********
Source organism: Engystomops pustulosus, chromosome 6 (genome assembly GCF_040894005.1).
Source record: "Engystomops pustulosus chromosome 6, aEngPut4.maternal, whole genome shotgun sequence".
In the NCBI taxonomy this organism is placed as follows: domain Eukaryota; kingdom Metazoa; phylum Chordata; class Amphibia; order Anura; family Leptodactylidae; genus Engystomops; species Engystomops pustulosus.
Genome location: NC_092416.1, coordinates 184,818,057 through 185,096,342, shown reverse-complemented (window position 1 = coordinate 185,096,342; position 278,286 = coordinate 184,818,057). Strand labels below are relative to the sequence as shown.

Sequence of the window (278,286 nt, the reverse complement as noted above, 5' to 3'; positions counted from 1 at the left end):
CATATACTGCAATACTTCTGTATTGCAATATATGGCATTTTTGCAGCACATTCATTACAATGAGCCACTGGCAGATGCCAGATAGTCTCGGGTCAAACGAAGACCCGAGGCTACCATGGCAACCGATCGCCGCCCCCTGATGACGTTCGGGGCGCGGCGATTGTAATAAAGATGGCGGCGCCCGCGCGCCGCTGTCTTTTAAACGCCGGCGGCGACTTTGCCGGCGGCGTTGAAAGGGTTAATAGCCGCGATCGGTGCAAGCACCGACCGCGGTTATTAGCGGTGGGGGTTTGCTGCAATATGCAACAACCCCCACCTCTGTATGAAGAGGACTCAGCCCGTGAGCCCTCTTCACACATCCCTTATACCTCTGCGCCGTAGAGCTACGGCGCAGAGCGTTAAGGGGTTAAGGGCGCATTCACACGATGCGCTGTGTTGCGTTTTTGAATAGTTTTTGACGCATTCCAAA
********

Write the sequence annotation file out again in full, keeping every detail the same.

Source organism: Engystomops pustulosus, chromosome 6 (genome assembly GCF_040894005.1).
Source record: "Engystomops pustulosus chromosome 6, aEngPut4.maternal, whole genome shotgun sequence".
In the NCBI taxonomy this organism is placed as follows: domain Eukaryota; kingdom Metazoa; phylum Chordata; class Amphibia; order Anura; family Leptodactylidae; genus Engystomops; species Engystomops pustulosus.
Genome location: NC_092416.1, coordinates 184,818,057 through 185,096,342, shown reverse-complemented (window position 1 = coordinate 185,096,342; position 278,286 = coordinate 184,818,057). Strand labels below are relative to the sequence as shown.

Sequence of the window (278,286 nt, the reverse complement as noted above, 5' to 3'; positions counted from 1 at the left end):
CATATACTGCAATACTTCTGTATTGCAATATATGGCATTTTTGCAGCACATTCATTACAATGAGCCACTGGCAGATGCCAGATAGTCTCGGGTCAAACGAAGACCCGAGGCTACCATGGCAACCGATCGCCGCCCCCTGATGACGTTCGGGGCGCGGCGATTGTAATAAAGATGGCGGCGCCCGCGCGCCGCTGTCTTTTAAACGCCGGCGGCGACTTTGCCGGCGGCGTTGAAAGGGTTAATAGCCGCGATCGGTGCAAGCACCGACCGCGGTTATTAGCGGTGGGGGTTTGCTGCAATATGCAACAACCCCCACCTCTGTATGAAGAGGACTCAGCCCGTGAGCCCTCTTCACACATCCCTTATACCTCTGCGCCGTAGAGCTACGGCGCAGAGCGTTAAGGGGTTAAGGGCGCATTCACACGATGCGCTGTGTTGCGTTTTTGAATAGTTTTTGACGCATTCCAAA